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A classic amongst mythologists examining Central and South America’s pre-colonial past.
“A model of sound knowledge, crystallized in an attractive form, and enlivened by original criticism. Mr. Spence succeeds in giving his readers, in an hour, a comprehensive view of the nature of the Mexican and Peruvian religions, corrected up to the latest guesses of modern research, with sufficient detail of those terrible and picturesque rites and mythologies to attract the attention and impress the memory. The first and last of his six short chapters he devotes to epitomizing the latest surmises as to the origin of American peoples and religions, and the question of foreign influence on the latter....The religion of the Peruvians was much more naturalistic than that of the Mexicans....Mr. Spence also notices that behind and above the theocracy of Peru, and the polytheism of both countries, celebrated as it was in Mexico by atrocious ritual massacres, was the idea of One Supreme Being, to Whom appeal was made, especially in the rites of confession and absolution. The many gods were but, as it were, the personification of His attributes. Mr. Spence is of those who, hold that ‘the knowledge of that power is inalienable from the mind of man.’ He notices also that the sacrifices of the Mexicans were probably, and in some cases certainly, offered, not to appease the gods, but to nourish them. A possible parallel occurs to us in those curious texts of the Mosaic law and prophecies.” -The Academy, Volume 74, 1908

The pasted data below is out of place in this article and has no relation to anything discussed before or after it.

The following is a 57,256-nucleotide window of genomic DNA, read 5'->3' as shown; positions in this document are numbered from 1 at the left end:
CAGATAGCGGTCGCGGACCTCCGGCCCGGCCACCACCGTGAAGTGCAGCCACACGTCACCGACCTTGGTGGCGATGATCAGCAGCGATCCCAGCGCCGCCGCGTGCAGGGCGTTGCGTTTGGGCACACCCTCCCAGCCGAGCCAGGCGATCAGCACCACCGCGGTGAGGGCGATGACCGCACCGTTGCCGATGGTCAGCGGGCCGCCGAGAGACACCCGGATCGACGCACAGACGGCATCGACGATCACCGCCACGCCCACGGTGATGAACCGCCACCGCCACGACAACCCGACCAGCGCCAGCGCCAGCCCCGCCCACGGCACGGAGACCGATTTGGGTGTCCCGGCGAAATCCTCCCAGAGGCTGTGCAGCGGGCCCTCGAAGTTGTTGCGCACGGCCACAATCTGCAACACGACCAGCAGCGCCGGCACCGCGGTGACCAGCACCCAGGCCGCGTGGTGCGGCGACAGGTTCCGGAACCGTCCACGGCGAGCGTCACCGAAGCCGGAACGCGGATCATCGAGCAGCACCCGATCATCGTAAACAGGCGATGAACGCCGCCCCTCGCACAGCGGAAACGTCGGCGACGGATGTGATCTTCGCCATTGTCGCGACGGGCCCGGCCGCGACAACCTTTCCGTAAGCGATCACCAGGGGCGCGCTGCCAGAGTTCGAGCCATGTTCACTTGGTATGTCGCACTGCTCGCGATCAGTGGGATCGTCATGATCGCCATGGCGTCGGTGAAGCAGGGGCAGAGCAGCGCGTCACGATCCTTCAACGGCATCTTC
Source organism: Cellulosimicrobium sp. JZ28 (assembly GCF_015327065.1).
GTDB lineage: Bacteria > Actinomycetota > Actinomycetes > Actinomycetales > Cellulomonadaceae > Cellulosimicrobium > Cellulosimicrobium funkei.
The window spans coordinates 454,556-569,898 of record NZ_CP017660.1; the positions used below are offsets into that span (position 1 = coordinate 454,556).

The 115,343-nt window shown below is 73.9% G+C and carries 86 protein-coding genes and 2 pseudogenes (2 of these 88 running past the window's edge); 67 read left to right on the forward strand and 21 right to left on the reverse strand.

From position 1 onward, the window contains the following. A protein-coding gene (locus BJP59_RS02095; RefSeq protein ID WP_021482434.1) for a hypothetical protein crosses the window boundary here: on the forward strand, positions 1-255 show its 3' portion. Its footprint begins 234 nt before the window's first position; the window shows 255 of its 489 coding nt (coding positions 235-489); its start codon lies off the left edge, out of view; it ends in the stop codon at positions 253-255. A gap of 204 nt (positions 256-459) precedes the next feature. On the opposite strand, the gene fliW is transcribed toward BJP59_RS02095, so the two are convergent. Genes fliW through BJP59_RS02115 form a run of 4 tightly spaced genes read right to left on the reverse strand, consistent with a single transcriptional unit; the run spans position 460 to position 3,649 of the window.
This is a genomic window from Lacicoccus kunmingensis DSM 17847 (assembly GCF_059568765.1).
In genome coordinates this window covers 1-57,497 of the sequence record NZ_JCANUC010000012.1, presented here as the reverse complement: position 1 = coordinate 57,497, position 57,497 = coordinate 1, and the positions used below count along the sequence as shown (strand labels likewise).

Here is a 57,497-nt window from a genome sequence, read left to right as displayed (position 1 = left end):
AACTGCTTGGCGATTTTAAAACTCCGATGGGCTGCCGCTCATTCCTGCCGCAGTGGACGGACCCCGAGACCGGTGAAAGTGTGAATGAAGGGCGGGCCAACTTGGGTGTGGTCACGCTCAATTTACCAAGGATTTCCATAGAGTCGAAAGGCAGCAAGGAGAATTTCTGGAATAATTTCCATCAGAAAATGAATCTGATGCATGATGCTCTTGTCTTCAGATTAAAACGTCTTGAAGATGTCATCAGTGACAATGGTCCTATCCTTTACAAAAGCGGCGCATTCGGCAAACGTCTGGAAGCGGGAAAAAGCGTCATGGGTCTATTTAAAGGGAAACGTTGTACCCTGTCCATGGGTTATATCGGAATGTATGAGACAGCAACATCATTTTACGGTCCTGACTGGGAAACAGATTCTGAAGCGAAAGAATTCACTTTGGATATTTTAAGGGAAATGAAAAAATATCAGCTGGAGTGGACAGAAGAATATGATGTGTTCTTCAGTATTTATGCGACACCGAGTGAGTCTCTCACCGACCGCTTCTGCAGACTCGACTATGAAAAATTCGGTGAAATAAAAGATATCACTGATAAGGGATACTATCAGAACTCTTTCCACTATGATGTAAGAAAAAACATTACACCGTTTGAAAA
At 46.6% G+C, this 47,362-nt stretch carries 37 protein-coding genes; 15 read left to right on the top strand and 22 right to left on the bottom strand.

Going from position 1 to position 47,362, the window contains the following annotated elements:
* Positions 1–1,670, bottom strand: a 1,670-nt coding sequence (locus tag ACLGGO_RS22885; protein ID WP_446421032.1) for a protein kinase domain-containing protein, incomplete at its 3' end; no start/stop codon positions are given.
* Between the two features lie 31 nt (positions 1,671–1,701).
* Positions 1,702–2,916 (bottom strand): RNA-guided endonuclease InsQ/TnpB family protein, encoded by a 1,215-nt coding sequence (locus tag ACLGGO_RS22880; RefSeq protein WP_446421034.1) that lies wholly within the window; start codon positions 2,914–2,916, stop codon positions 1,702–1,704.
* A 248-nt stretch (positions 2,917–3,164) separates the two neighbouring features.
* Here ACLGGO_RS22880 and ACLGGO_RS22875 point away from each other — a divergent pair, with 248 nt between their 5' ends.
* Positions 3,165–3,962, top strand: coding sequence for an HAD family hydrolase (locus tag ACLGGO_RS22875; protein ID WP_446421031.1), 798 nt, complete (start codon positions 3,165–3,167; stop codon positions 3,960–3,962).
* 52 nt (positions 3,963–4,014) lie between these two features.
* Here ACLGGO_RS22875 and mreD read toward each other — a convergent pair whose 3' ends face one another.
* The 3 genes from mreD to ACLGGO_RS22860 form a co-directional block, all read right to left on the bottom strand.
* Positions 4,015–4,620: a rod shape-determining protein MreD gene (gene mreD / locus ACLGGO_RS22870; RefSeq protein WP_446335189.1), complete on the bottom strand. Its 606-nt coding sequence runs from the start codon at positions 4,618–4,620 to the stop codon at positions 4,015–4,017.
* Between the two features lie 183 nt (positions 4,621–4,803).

“In this study of Mexican and Peruvian mythology, the reader is introduced into a sphere of the most fascinating interest – the attitude towards the eternal verities of the people of a new and isolated world.” -The Open Court, 1911
I. The Origin of American Religions II. Mexican Mythology III. The Priesthood and Ritual of the Ancient Mexicans IV. The Religion of the Ancient Peruvians V. Peruvian Ritual and Worship VI. The Question of Foreign Influence upon the Religions of America A List of Select Books bearing on the Subject
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James Lewis Thomas Chalmers Spence (1874-1955 ) was a Scottish journalist, poet and author. Spence was a Fellow of the Royal Anthropological Institute of Great Britain and Ireland, and Vice-President of the Scottish Anthropological and Folklore Society. (Wikipedia)
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